Indeed, how will they be one step closer? Unless Greg is suggesting a true, private network and not a CPA network approach.

    I may have mis-read you, Greg. I'm becoming more clear now and thanks for setting me straight. What I hear you saying seems to click with my blog about your viewpoints here.

  9. Greg Shepard says:

    Due to the amount of responses I've gotten, I'm posting in a Q&A format.

    Q: If a merchant is running in a network they put their brand at risk, a private network is much, much better, but your argument is for many networks. I still don't understand your logic at all.

    A: I understand and respect your position; however I feel there is a misunderstanding. I am not saying that running in multiple networks is the solution for everyone. It is for some it is an approach that can work for some not everyone, as most marketing is. If brand control is the major concern then running a private network is the approach that we both agree on.

    Q: While Jeff Molander and I don't agree on my, I do agree with him on what he wrote.
    Jeff is saying, I think, that there is one base of affiliates and they pull the offer from wherever the payout is greatest. If you have many networks, they fight for affiliates by cutting into their margin. As a result, as an advertiser, to keep your offer alive you need to pay networks more.

    A: As you know affiliates choose networks they prefer and may not work with all of them, this means that you have affiliates that you will reach in some that you may not reach in others. In addition networks and merchants do not necessarily fight just based on payouts… I feel the affiliates you want are not just after payouts there is much more to earning an affiliates business. Cookies, thresholds, conversion, products, creatives, landing pages, service, and so on, plus the quality of the relationship is more of concern for the high-end quality affiliates.

    An article written early this year by Internet Retailer magazine stated "Retailers believe they're in the power situation because they are writing the check. But truth is, it's the affiliate, so you need to treat that affiliate as you would anyone in the power situation." I believe that you treat them as if they are what they are – top producing digital sales people, pay them well and make sure they're happy.

    A study done by CFO Magazine in fall-2005 asked the question. "If you wanted to increase the value of your company derives from its workforce, where would you focus? 65% said they would focus on employee training." Affiliates are people, your sales force, and there is more to them the just payouts.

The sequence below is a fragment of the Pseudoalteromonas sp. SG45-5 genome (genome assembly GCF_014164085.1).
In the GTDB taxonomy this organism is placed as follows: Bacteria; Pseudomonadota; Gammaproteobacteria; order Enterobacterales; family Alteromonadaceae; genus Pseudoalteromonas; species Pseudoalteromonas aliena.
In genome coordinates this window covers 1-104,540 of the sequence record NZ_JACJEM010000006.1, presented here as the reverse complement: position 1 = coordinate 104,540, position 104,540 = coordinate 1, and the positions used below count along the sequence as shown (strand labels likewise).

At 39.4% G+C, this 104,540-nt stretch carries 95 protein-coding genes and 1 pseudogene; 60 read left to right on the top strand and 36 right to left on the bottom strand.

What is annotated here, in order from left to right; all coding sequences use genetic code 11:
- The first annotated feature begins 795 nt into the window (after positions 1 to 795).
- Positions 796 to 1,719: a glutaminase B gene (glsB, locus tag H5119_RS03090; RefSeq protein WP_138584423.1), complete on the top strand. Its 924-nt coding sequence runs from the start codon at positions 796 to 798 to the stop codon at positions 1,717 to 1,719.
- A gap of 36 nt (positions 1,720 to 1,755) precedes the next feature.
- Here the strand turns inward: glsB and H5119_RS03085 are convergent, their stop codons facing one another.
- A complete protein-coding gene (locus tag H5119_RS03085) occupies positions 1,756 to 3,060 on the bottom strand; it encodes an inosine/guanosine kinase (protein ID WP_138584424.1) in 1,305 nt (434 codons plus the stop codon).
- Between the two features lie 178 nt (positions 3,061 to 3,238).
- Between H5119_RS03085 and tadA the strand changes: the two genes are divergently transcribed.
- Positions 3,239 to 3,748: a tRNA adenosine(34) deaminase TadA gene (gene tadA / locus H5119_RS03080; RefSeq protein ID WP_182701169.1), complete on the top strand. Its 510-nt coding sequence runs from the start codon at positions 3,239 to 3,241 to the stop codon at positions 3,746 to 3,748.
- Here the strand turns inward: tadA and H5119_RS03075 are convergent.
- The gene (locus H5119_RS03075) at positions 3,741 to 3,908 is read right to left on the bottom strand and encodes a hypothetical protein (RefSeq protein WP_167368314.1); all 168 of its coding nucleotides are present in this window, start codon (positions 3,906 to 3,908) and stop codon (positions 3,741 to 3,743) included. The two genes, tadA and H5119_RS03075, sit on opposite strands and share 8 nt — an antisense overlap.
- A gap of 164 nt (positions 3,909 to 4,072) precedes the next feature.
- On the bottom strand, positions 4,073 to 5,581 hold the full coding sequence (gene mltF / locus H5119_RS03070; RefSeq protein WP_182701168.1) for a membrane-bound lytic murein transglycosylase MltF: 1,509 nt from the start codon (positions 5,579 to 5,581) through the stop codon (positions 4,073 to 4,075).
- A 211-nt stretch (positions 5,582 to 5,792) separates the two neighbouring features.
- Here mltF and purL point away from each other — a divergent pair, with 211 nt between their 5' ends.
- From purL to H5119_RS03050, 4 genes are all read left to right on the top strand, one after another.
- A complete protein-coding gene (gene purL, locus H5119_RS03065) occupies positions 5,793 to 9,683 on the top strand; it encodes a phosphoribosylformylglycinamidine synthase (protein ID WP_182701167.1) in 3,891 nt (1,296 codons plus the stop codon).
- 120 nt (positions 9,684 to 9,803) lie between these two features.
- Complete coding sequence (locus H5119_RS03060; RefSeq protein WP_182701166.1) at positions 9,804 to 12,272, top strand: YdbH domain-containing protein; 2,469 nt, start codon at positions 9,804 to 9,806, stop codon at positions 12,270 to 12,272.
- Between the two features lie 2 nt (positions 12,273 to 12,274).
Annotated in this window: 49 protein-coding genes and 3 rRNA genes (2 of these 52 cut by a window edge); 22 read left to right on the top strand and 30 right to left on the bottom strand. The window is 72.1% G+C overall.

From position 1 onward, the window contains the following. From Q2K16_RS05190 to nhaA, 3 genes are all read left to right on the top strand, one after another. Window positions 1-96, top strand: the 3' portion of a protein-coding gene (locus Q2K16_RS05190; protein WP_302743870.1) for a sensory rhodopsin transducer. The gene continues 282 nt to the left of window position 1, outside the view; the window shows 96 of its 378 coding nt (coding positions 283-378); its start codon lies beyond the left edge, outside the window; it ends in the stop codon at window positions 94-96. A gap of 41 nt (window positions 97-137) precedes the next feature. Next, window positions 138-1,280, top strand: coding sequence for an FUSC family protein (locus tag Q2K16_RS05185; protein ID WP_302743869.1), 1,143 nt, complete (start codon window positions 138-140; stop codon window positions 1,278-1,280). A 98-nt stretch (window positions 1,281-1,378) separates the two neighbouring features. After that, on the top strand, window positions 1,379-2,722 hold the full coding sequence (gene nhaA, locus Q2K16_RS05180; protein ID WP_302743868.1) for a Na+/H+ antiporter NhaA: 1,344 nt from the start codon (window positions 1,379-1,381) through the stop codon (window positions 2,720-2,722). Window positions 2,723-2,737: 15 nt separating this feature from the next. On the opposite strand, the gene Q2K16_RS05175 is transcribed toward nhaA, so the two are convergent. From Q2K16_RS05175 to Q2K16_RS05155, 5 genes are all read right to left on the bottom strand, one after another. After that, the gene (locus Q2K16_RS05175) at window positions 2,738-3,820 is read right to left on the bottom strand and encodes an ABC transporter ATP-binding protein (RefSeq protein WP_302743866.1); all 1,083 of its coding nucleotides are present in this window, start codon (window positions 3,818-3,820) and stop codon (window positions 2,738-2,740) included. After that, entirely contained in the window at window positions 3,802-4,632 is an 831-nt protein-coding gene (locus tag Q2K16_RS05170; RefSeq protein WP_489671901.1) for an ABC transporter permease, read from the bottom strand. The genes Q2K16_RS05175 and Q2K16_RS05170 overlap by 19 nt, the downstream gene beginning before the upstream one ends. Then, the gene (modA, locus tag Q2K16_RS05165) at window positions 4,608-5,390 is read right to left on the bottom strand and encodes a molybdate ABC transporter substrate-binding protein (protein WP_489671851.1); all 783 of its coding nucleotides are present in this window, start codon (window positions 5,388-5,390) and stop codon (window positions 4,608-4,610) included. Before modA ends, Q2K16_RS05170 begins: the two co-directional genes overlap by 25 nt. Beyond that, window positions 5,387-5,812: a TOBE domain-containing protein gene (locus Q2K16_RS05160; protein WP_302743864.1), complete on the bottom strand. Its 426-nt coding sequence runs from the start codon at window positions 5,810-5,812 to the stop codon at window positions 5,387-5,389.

Q: I'm just curious have you ever been on the advertiser side managing multiple networks?
    From what I can tell, right now, you sell affiliate tracking software and network services and it looks like it has colored your view a little bit.

    A: Yes, in fact, I have been on all sides. While I can see your point of view, you have very little knowledge of my background so I will provide you some with my answer.

    I started as an affiliate and then became a merchant, then into the side you reference. I am for the industry and feel that by becoming active in the community that I could help the industry grow. I stand WIN-WIN partnerships, where both parties win. Articles like the one written by Kurt Peters, Editor in Chief of Internet Retailer, that said "Overshadowed by its bigger cousins e-mail marketing and search engine marketing, affiliate marketing nevertheless plays a key role in introducing new customers to a retail web site and generating sales" have encouraged me to play a more active roll in our industry.

    Thank you very much for your questions, and I hope I have provided a satisfactory response.

  10. Beth Kirsch says:

    "As you know affiliates choose networks they prefer and may not work with all of them, this means that you have affiliates that you will reach in some that you may not reach in others. In addition networks and merchants do not necessarily fight just based on payouts… I feel the affiliates you want are not just after payouts there is much more to earning an affiliates business. Cookies, thresholds, conversion, products, creatives, landing pages, service, and so on, plus the quality of the relationship is more of concern for the high-end quality affiliates.